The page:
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and sold the estates of their countrymen, for not approving their proceedings, which no man of sense or humanity can endure. But all this is not sufficient, without plundering and taxing the cities and countries round about them. Where this will end, God knows! A prospect of their devouring one another, when their supplies of plunder shall be drained and wasted, is all that appears at present. Before which, infinite mischief may be done; and we ourselves may suffer; unless the shepherd, the sheep, and the faithful dogs shall hold together against the wolves.”
A few such discourses as this, brother John, would save our country from all the perils of the present times, and as soon as I learn more, you may expect to hear farther from your loving brother,
December 12, 1792.
L E T T E R
JOHN BULL, ESQ.
SECOND COUSIN THOMAS BULL,
AUTHOR OF THE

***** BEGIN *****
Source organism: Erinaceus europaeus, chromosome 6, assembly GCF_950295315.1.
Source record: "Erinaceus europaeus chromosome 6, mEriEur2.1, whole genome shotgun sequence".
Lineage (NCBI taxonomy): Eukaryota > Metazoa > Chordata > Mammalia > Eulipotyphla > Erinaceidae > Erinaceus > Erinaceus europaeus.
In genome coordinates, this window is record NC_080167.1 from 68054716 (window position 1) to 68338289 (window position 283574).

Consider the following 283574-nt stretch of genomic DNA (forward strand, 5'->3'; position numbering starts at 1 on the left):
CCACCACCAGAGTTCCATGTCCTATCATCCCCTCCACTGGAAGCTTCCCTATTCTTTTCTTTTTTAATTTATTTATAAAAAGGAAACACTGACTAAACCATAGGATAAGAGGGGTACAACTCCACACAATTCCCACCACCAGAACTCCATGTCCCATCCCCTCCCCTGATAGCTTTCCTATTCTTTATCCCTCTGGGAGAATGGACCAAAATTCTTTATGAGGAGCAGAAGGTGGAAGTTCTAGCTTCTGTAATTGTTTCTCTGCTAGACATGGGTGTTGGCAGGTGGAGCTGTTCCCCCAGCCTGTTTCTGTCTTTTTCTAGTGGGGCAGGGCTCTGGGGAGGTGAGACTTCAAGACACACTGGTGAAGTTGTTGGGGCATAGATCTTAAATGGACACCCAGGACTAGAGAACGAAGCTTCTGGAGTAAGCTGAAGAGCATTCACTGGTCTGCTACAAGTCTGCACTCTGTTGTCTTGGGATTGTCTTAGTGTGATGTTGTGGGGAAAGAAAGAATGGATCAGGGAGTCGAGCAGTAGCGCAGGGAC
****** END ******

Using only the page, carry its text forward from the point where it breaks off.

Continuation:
FIRST AND SECOND LETTERS
JOHN BULL, ES Q.
You belong to an honourable branch of our family; but you have never despised your poor relations. I am therefore well assured, that this address, which comes from one of them, will meet with a kind
reception. To Brother John I can say what I please, and treat him with a jest or two, when he wants it, because he and I are upon easy times : but when I speak to You, Sir, I must observe the formalities due to a person of a superior station.
Thomas Bull is a plain farmerly man, given up to the business of his calling, and finding in it that contentment, which you great gentlemen do not always find in the higher ways of life. It must be some pressing occasion which draws him out of his obscurity, to embroil himself with adversaries of more words than he has to spare: he knows with how much trouble and hazard to himself, every man that undertakes it, must encounter public error; and that they, who cannot answer, will never cease to rail. But he is supported under these discouragements by some short and plain considerations. He is told of human life, that the way of it is a pilgrimage; and that the